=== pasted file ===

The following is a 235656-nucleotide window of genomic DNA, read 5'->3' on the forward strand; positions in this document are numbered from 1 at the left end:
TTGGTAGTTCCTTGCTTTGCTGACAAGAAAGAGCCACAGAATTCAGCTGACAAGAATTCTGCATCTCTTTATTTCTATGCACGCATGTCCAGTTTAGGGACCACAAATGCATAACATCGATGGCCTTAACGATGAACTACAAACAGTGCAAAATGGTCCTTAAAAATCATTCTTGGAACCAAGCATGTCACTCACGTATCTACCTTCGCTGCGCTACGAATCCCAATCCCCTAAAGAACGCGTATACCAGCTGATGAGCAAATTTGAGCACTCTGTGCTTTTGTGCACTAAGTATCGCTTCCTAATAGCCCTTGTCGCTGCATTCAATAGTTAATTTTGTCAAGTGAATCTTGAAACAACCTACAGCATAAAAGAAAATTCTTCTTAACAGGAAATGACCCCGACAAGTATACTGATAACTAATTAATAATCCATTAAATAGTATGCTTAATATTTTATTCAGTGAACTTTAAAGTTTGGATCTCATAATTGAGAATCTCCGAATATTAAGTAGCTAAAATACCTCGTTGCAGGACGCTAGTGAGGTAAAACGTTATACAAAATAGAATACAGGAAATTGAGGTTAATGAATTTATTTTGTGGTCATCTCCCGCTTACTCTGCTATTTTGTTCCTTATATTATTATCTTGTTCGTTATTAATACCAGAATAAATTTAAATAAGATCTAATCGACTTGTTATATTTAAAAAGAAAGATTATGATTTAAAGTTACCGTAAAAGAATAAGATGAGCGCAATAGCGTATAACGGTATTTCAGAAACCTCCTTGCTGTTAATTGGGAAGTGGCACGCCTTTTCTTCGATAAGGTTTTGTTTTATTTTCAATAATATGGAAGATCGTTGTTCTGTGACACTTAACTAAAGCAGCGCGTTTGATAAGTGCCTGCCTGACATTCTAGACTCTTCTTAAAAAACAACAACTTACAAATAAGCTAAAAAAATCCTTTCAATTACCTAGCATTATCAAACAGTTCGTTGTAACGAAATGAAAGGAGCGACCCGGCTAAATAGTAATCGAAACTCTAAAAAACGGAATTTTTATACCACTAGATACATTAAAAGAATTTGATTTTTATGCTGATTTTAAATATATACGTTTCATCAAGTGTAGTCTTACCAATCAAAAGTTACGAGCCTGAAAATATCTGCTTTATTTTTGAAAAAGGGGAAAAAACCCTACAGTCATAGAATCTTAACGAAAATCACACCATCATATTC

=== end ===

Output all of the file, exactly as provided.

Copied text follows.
The following is a 235656-nucleotide window of genomic DNA, read 5'->3' on the forward strand; positions in this document are numbered from 1 at the left end:
TTGGTAGTTCCTTGCTTTGCTGACAAGAAAGAGCCACAGAATTCAGCTGACAAGAATTCTGCATCTCTTTATTTCTATGCACGCATGTCCAGTTTAGGGACCACAAATGCATAACATCGATGGCCTTAACGATGAACTACAAACAGTGCAAAATGGTCCTTAAAAATCATTCTTGGAACCAAGCATGTCACTCACGTATCTACCTTCGCTGCGCTACGAATCCCAATCCCCTAAAGAACGCGTATACCAGCTGATGAGCAAATTTGAGCACTCTGTGCTTTTGTGCACTAAGTATCGCTTCCTAATAGCCCTTGTCGCTGCATTCAATAGTTAATTTTGTCAAGTGAATCTTGAAACAACCTACAGCATAAAAGAAAATTCTTCTTAACAGGAAATGACCCCGACAAGTATACTGATAACTAATTAATAATCCATTAAATAGTATGCTTAATATTTTATTCAGTGAACTTTAAAGTTTGGATCTCATAATTGAGAATCTCCGAATATTAAGTAGCTAAAATACCTCGTTGCAGGACGCTAGTGAGGTAAAACGTTATACAAAATAGAATACAGGAAATTGAGGTTAATGAATTTATTTTGTGGTCATCTCCCGCTTACTCTGCTATTTTGTTCCTTATATTATTATCTTGTTCGTTATTAATACCAGAATAAATTTAAATAAGATCTAATCGACTTGTTATATTTAAAAAGAAAGATTATGATTTAAAGTTACCGTAAAAGAATAAGATGAGCGCAATAGCGTATAACGGTATTTCAGAAACCTCCTTGCTGTTAATTGGGAAGTGGCACGCCTTTTCTTCGATAAGGTTTTGTTTTATTTTCAATAATATGGAAGATCGTTGTTCTGTGACACTTAACTAAAGCAGCGCGTTTGATAAGTGCCTGCCTGACATTCTAGACTCTTCTTAAAAAACAACAACTTACAAATAAGCTAAAAAAATCCTTTCAATTACCTAGCATTATCAAACAGTTCGTTGTAACGAAATGAAAGGAGCGACCCGGCTAAATAGTAATCGAAACTCTAAAAAACGGAATTTTTATACCACTAGATACATTAAAAGAATTTGATTTTTATGCTGATTTTAAATATATACGTTTCATCAAGTGTAGTCTTACCAATCAAAAGTTACGAGCCTGAAAATATCTGCTTTATTTTTGAAAAAGGGGAAAAAACCCTACAGTCATAGAATCTTAACGAAAATCACACCATCATATTC